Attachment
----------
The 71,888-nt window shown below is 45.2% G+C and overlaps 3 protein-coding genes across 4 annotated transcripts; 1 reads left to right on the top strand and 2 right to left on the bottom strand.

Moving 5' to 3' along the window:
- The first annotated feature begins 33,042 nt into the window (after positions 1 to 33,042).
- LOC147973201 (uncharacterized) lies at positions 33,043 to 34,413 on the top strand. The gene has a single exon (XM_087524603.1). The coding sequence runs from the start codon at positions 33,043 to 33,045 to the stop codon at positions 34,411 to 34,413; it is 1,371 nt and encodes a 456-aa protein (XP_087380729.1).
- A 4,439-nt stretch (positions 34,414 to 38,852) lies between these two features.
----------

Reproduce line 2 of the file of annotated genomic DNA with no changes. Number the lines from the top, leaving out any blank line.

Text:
Moving 5' to 3' along the window: